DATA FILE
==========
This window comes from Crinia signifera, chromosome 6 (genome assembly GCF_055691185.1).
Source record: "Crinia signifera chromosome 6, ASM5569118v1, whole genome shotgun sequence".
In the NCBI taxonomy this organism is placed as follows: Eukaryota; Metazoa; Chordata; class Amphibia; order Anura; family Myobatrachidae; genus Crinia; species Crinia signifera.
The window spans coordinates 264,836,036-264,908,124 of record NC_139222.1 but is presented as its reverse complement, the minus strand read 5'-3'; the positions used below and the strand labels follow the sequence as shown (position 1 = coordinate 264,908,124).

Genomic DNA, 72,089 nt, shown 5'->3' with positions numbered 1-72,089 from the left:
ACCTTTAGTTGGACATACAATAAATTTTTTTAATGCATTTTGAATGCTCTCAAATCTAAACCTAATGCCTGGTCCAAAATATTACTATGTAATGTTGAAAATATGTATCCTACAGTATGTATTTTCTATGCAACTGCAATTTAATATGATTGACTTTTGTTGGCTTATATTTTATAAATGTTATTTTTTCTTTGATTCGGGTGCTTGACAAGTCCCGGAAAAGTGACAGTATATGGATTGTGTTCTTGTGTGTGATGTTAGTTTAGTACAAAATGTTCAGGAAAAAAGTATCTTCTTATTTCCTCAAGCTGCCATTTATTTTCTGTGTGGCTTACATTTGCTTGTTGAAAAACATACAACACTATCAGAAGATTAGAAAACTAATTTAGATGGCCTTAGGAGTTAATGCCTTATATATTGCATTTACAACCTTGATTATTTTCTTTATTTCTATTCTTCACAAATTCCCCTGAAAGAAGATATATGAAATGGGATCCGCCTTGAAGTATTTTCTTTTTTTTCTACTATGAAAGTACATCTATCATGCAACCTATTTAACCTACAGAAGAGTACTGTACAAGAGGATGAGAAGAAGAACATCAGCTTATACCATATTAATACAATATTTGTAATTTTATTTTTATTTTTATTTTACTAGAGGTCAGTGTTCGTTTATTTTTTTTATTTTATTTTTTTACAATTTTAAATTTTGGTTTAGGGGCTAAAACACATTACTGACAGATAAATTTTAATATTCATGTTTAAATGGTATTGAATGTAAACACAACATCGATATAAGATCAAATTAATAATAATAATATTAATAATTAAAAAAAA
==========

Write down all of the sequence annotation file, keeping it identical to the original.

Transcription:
This window comes from Crinia signifera, chromosome 6 (genome assembly GCF_055691185.1).
Source record: "Crinia signifera chromosome 6, ASM5569118v1, whole genome shotgun sequence".
In the NCBI taxonomy this organism is placed as follows: Eukaryota; Metazoa; Chordata; class Amphibia; order Anura; family Myobatrachidae; genus Crinia; species Crinia signifera.
The window spans coordinates 264,836,036-264,908,124 of record NC_139222.1 but is presented as its reverse complement, the minus strand read 5'-3'; the positions used below and the strand labels follow the sequence as shown (position 1 = coordinate 264,908,124).

Genomic DNA, 72,089 nt, shown 5'->3' with positions numbered 1-72,089 from the left:
ACCTTTAGTTGGACATACAATAAATTTTTTTAATGCATTTTGAATGCTCTCAAATCTAAACCTAATGCCTGGTCCAAAATATTACTATGTAATGTTGAAAATATGTATCCTACAGTATGTATTTTCTATGCAACTGCAATTTAATATGATTGACTTTTGTTGGCTTATATTTTATAAATGTTATTTTTTCTTTGATTCGGGTGCTTGACAAGTCCCGGAAAAGTGACAGTATATGGATTGTGTTCTTGTGTGTGATGTTAGTTTAGTACAAAATGTTCAGGAAAAAAGTATCTTCTTATTTCCTCAAGCTGCCATTTATTTTCTGTGTGGCTTACATTTGCTTGTTGAAAAACATACAACACTATCAGAAGATTAGAAAACTAATTTAGATGGCCTTAGGAGTTAATGCCTTATATATTGCATTTACAACCTTGATTATTTTCTTTATTTCTATTCTTCACAAATTCCCCTGAAAGAAGATATATGAAATGGGATCCGCCTTGAAGTATTTTCTTTTTTTTCTACTATGAAAGTACATCTATCATGCAACCTATTTAACCTACAGAAGAGTACTGTACAAGAGGATGAGAAGAAGAACATCAGCTTATACCATATTAATACAATATTTGTAATTTTATTTTTATTTTTATTTTACTAGAGGTCAGTGTTCGTTTATTTTTTTTATTTTATTTTTTTACAATTTTAAATTTTGGTTTAGGGGCTAAAACACATTACTGACAGATAAATTTTAATATTCATGTTTAAATGGTATTGAATGTAAACACAACATCGATATAAGATCAAATTAATAATAATAATATTAATAATTAAAAAAAA